Prof Norton and his colleagues certainly took advantage of the data harvested by SuperWASP telescopes when advancing our knowledge of variable stars. The Wide Angle Search for Planets (WASP) is an international consortium of several academic organisations primarily performing an ultra-wide angle search for exoplanets using transit photometry. Two continuously operating observatories in the Canary Islands and South Africa cover the Northern and Southern Hemispheres, and simultaneously monitor many millions of stars at magnitudes 8 to 15 using eight wide-angle cameras.



(The telescopes are about fifteen years old now and Prof Norton amused us with the story that in the early days, while trying to eke out their research budget, they were compelled to buy the Canon 200 mm f1.8 lenses in just one’s and two’s. Unfortunately Canon stopped making them before the two telescopes were completed and all remaining stocks were bought up by a single buyer who put them up on e-Bay for sale. Fortunately they were able to persuade the university’s Purchasing Department to bid for them and hence complete the instruments!)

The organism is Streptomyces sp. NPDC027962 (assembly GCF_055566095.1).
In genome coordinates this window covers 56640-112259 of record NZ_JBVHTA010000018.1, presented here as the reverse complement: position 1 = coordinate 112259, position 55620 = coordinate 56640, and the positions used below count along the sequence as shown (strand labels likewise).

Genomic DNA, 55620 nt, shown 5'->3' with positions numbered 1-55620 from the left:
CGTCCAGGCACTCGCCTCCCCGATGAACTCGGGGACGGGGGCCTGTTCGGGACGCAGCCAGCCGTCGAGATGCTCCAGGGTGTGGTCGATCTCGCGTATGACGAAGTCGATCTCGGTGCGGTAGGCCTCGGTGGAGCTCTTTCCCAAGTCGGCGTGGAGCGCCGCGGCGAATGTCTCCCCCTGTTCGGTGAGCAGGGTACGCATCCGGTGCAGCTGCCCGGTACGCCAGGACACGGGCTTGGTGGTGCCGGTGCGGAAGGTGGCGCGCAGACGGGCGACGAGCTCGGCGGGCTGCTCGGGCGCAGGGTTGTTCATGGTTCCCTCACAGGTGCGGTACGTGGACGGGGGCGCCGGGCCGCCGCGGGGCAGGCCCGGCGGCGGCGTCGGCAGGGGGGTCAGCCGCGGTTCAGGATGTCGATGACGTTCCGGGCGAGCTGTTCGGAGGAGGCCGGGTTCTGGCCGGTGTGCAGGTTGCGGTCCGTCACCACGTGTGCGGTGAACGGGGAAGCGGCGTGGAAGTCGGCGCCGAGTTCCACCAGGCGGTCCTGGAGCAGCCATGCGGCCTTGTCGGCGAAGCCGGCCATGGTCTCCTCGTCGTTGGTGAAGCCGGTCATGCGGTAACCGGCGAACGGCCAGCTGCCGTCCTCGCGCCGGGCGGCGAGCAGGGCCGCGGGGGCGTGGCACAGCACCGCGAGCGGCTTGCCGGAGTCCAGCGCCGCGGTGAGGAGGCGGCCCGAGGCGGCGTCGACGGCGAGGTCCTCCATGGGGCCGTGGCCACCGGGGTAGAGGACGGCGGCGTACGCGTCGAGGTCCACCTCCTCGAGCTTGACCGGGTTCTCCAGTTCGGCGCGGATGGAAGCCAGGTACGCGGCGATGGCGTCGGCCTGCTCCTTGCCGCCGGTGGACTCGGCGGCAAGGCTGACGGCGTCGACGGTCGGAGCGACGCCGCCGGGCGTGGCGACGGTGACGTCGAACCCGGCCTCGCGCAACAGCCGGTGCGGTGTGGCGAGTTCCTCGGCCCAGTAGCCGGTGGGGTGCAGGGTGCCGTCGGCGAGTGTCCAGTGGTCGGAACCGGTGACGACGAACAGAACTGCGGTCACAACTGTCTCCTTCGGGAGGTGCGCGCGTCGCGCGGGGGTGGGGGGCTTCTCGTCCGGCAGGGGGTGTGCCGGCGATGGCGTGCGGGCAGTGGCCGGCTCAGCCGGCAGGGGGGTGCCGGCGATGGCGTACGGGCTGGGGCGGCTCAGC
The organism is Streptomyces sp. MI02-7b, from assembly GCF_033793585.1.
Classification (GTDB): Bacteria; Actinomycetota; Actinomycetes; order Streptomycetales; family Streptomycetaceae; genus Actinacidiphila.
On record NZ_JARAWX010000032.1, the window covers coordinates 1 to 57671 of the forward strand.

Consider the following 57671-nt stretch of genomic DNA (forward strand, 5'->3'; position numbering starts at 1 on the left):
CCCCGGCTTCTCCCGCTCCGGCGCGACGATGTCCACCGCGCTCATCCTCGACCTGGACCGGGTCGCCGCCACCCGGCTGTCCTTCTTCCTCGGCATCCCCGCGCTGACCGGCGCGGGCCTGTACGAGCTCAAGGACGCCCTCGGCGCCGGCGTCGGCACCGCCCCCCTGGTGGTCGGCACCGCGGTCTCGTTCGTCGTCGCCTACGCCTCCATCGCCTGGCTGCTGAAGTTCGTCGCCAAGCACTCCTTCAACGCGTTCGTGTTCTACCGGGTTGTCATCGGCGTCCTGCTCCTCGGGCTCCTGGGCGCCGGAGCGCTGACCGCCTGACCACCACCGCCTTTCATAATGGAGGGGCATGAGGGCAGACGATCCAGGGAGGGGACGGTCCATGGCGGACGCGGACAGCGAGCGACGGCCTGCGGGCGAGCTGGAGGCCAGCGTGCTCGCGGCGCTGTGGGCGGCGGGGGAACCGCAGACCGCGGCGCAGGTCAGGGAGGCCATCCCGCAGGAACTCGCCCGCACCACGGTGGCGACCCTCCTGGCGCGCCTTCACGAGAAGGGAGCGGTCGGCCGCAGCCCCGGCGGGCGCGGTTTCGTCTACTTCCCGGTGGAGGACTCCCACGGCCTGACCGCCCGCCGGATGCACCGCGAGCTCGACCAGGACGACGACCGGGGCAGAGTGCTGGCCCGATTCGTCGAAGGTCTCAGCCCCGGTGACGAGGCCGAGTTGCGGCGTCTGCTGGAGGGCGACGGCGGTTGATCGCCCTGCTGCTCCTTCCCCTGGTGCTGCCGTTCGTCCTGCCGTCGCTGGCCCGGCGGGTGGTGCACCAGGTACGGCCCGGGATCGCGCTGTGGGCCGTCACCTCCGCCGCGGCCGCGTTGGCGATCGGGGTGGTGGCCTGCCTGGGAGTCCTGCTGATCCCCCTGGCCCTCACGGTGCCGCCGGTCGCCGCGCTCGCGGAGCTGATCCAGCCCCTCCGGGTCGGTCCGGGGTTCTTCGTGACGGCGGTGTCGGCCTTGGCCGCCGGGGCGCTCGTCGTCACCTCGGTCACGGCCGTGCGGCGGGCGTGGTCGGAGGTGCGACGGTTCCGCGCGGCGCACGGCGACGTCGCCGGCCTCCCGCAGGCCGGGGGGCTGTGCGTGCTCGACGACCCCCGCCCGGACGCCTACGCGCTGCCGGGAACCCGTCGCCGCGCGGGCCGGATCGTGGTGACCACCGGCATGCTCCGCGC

So though the primary aim of WASP was to monitor stars for exoplanets, there was a wealth of other data which could be put to good use on variable stars. And we’re talking big data here! Using a Linux computer cluster, initially 30 million stars were identified with apparent periods of variation. Then, using specially written software to automatically filter out unwanted interferences, 771,000 stars were found to have valid periods. And out of this work emerged a number of discoveries.

For example, 143 short period eclipsing binaries with periods of less than 5½ hours were discovered – only 12 were known previously. And the orbital period of many binary stars varies, which may be caused by the presence of a third massive body in the system. They studied the period variations in 13,927 eclipsing binary candidates and observed sinusoidal period changes, strongly suggestive of third bodies, in 2% of cases; however, linear period changes were observed in a further 22% of systems, likely to reflect longer-term sinusoidal period variations caused by third bodies. But this is only scratching the surface of how stars are organised. One binary pair turned out to be a doubly eclipsing quintuple low-mass star system, with a group of three stars orbiting another group of two!

So just as we are now discovering that planets associated with stars are in fact commonplace, it now seems single stars are in a minority, especially at higher masses. And the notion that binary stars have planets is not far-fetched either.

Much to ponder after this technical but, judging by the large number of questions asked, very engaging lecture.